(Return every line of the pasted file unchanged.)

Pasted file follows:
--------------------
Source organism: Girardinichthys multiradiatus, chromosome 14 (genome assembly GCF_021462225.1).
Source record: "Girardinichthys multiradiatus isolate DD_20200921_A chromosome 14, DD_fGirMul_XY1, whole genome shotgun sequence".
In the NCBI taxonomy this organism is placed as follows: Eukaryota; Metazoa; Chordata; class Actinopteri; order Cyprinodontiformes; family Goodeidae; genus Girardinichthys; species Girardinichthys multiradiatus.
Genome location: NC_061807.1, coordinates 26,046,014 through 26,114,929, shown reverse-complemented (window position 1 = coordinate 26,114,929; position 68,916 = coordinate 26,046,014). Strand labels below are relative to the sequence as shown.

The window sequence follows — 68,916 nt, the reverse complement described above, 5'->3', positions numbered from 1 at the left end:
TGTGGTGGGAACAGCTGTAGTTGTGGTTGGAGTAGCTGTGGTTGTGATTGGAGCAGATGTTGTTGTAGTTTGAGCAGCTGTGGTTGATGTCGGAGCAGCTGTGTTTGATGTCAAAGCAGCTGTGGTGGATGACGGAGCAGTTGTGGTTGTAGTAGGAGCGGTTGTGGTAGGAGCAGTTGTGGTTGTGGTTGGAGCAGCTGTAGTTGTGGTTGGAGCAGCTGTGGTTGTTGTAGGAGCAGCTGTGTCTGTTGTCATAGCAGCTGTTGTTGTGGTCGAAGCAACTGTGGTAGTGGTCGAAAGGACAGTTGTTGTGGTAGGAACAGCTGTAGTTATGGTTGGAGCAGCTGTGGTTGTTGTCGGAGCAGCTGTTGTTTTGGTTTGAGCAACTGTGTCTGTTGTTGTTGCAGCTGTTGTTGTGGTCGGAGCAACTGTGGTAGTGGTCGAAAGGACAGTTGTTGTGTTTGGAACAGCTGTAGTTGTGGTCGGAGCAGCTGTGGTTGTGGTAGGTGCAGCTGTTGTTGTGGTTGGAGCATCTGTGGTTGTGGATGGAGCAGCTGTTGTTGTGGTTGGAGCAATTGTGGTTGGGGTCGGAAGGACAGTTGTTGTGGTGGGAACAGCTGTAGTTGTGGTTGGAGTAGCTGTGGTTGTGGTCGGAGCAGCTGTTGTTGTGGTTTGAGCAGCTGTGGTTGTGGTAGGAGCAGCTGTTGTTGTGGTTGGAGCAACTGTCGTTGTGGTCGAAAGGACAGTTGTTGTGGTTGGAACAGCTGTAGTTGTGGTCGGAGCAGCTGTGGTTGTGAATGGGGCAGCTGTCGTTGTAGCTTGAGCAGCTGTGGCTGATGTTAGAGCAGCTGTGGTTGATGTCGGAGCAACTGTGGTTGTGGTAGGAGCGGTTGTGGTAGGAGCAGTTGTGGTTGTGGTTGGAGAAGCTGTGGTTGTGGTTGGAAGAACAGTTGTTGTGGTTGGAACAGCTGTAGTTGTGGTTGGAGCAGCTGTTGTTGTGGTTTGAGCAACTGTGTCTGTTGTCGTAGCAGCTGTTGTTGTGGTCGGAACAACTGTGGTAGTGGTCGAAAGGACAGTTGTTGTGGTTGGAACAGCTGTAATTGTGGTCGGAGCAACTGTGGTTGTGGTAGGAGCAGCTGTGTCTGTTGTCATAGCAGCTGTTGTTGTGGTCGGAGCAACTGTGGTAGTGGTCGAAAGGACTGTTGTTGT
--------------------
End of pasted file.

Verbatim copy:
Source organism: Girardinichthys multiradiatus, chromosome 14 (genome assembly GCF_021462225.1).
Source record: "Girardinichthys multiradiatus isolate DD_20200921_A chromosome 14, DD_fGirMul_XY1, whole genome shotgun sequence".
In the NCBI taxonomy this organism is placed as follows: Eukaryota; Metazoa; Chordata; class Actinopteri; order Cyprinodontiformes; family Goodeidae; genus Girardinichthys; species Girardinichthys multiradiatus.
Genome location: NC_061807.1, coordinates 26,046,014 through 26,114,929, shown reverse-complemented (window position 1 = coordinate 26,114,929; position 68,916 = coordinate 26,046,014). Strand labels below are relative to the sequence as shown.

The window sequence follows — 68,916 nt, the reverse complement described above, 5'->3', positions numbered from 1 at the left end:
TGTGGTGGGAACAGCTGTAGTTGTGGTTGGAGTAGCTGTGGTTGTGATTGGAGCAGATGTTGTTGTAGTTTGAGCAGCTGTGGTTGATGTCGGAGCAGCTGTGTTTGATGTCAAAGCAGCTGTGGTGGATGACGGAGCAGTTGTGGTTGTAGTAGGAGCGGTTGTGGTAGGAGCAGTTGTGGTTGTGGTTGGAGCAGCTGTAGTTGTGGTTGGAGCAGCTGTGGTTGTTGTAGGAGCAGCTGTGTCTGTTGTCATAGCAGCTGTTGTTGTGGTCGAAGCAACTGTGGTAGTGGTCGAAAGGACAGTTGTTGTGGTAGGAACAGCTGTAGTTATGGTTGGAGCAGCTGTGGTTGTTGTCGGAGCAGCTGTTGTTTTGGTTTGAGCAACTGTGTCTGTTGTTGTTGCAGCTGTTGTTGTGGTCGGAGCAACTGTGGTAGTGGTCGAAAGGACAGTTGTTGTGTTTGGAACAGCTGTAGTTGTGGTCGGAGCAGCTGTGGTTGTGGTAGGTGCAGCTGTTGTTGTGGTTGGAGCATCTGTGGTTGTGGATGGAGCAGCTGTTGTTGTGGTTGGAGCAATTGTGGTTGGGGTCGGAAGGACAGTTGTTGTGGTGGGAACAGCTGTAGTTGTGGTTGGAGTAGCTGTGGTTGTGGTCGGAGCAGCTGTTGTTGTGGTTTGAGCAGCTGTGGTTGTGGTAGGAGCAGCTGTTGTTGTGGTTGGAGCAACTGTCGTTGTGGTCGAAAGGACAGTTGTTGTGGTTGGAACAGCTGTAGTTGTGGTCGGAGCAGCTGTGGTTGTGAATGGGGCAGCTGTCGTTGTAGCTTGAGCAGCTGTGGCTGATGTTAGAGCAGCTGTGGTTGATGTCGGAGCAACTGTGGTTGTGGTAGGAGCGGTTGTGGTAGGAGCAGTTGTGGTTGTGGTTGGAGAAGCTGTGGTTGTGGTTGGAAGAACAGTTGTTGTGGTTGGAACAGCTGTAGTTGTGGTTGGAGCAGCTGTTGTTGTGGTTTGAGCAACTGTGTCTGTTGTCGTAGCAGCTGTTGTTGTGGTCGGAACAACTGTGGTAGTGGTCGAAAGGACAGTTGTTGTGGTTGGAACAGCTGTAATTGTGGTCGGAGCAACTGTGGTTGTGGTAGGAGCAGCTGTGTCTGTTGTCATAGCAGCTGTTGTTGTGGTCGGAGCAACTGTGGTAGTGGTCGAAAGGACTGTTGTTGT